Archie could tolerate no more insubordination be damned. His face hardened; he spoke with sudden intensity. "Sir, I know all too much about captivity." He had not wished to discuss it at all, but once begun, he was committed. "I too have been held against my will, captured first by the French, then given over to the Spanish. I spent three years in one miserable hellhole or another. I was not housed in comfort I would not give my parole; it was my sworn duty to try to escape." Archie could not keep himself in check any longer, he leapt to his feet and began to pace the cabin. He met the admirals eyes for the first time, his face pale. His voice shook with emotion as he continued, "Oh, and I did try, five times. Each time I was recaptured, the punishment was worse than before. My last effort won me over a month in a pit in the ground, with only the rats and my thoughts for company. So yes, I can possibly know what solitary confinement entails." Archie sat down, spent with the effort of reliving it.
"Three years?" asked the admiral softly, his face rigid with thoughts of his own far shorter ordeal. "How how long ago?"
"I have been free for nearly three weeks, Sir".
"My God" he said incredulously "why did you not tell me?" Small wonder the young man appeared fragile. He wished he could take back all the less than charitable thoughts hed had during the past few days. This officer deserved his respect, not derision. He studied him intently, wishing he could see his face more clearly. He had always prided himself on his ability to understand the officers and men who served under him. But thishe had not expected this at all. He realized with a start that this time, he had not cared enough to look. He steadied himself and asked, "How were you finally liberated?"
Archie smiled suddenly; it was like the sun breaking through after a full gale. He answered with one word only, though it spoke volumes: "Horatio".
The next morning the admiral made no mention of Archies admission. There was much to do, and they worked doggedly at it throughout the day. Darkness was falling as there came a soft knock at the door, which then opened to admit the captains servant carrying a steaming pot of coffee in his hands. Both men accepted it gratefully, thankful for the interruption to the days tedium.
The admiral sipped at the scalding coffee and gazed at Archie over the rim of his cup. His bright blue eyes were mild, almost amiable. "How did it happen, that you were taken by the French?"
"I was, er, left behind after a boat action, Sir. I had sustained a head wound." There, it was done, thought Archie. No need to provide further unpleasant detail.
"You were serving on Indefatigable at that time?"
"Yes, Sir. And I was reassigned to the Indy as well, after my release."
"And prior to joining the Indy, Mr. Kennedy on what ship did you serve?"
Oh no, thought Archie, it follows me still. "Justinian " he said, softly.
"Justinian?" The admiral looked up sharply. "I have heard ugly rumours surrounding that unfortunate ship. But all were lost before the necessary questions could be asked." His face twisted with disgust. "If only half of what I have heard was true, more than one of her officers should have swung from the mainyard."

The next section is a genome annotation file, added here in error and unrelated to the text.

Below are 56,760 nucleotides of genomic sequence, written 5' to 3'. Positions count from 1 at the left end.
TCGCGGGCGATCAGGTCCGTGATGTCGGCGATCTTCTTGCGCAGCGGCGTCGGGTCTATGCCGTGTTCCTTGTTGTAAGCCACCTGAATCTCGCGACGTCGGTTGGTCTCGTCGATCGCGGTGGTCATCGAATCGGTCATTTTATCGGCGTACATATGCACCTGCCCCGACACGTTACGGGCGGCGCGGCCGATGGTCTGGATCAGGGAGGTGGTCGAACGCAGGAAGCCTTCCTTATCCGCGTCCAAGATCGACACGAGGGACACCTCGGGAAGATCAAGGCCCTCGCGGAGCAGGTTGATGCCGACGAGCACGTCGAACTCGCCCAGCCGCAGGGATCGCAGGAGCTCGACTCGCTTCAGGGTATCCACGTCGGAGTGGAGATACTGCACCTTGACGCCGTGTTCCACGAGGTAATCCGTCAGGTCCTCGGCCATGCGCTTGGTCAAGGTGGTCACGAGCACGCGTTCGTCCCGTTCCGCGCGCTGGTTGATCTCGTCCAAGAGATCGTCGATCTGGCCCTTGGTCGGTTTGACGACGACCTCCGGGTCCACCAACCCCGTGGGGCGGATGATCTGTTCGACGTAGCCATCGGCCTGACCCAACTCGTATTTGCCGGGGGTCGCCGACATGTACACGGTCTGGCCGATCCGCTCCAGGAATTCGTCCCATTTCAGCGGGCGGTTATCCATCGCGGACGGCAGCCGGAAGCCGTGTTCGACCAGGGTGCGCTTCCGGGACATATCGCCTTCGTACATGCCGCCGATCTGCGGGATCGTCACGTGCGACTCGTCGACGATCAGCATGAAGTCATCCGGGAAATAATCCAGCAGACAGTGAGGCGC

Archie looked down at his hands. Clenched around his cup, the knuckles bloodless, they betrayed his external composure. Fortunately, though, the admiral did not, or perhaps could not, notice. "I was relieved to be gone from her, Sir."
Thankfully, the admiral appeared to accept that as a sufficient response and did not press him further. He regarded Archie searchingly. "And Indefatigable how do you find her?"
Archie could not suppress a smile. "She is all I hoped a Kings ship would be, Sir. She has great heart."
"I am reassured to hear that, Mr. Kennedy. Your Captain Pellew is a fine man and an equally fine officer."
He said as much about you, as well, thought Archie, though I hardly think you would accept it.
The admiral sat back in his chair and gave Archie what might have been the ghost of a smile. "Even from my early days at sea, I have felt that a well-run ship has a certain spirit about her. A sort of soul, if you will. I find it encouraging that you perceive it as well. Considering some of the officers I have met of late, I had begun to lose hope for the future."
Archie looked at him in surprise. This was the first time the admiral had initiated an exchange that could be described as even remotely conversational. Perhaps disclosing his experience of captivity had not been a mistake, after all. He had feared that to reveal it would engender doubts about his fitness, as it had done aboard the Indy. Instead, it seemed to make the first, albeit tenuous, connection between himself and this stiffly reserved man. He smiled. "I would not lose hope entirely, Sir. The officers with whom I have had the pleasure of serving on the Indy are exemplary. Both as leaders of men and as friends."
"Friends" the admiral repeated thoughtfully. "Many with whom I have served believe that it is best to avoid forming any sort of familiarity with their fellow officers. They may well avoid the pain of loss, but also deprive themselves of much, in my view. If you are fortunate, perhaps one day you too will truly understand. The experience of battle, often against seemingly impossible odds, welds men together in the sort of bond that one who has not experienced it can never hope to comprehend or share." He peered at Archie earnestly. "Do you understand what I am saying, lad?"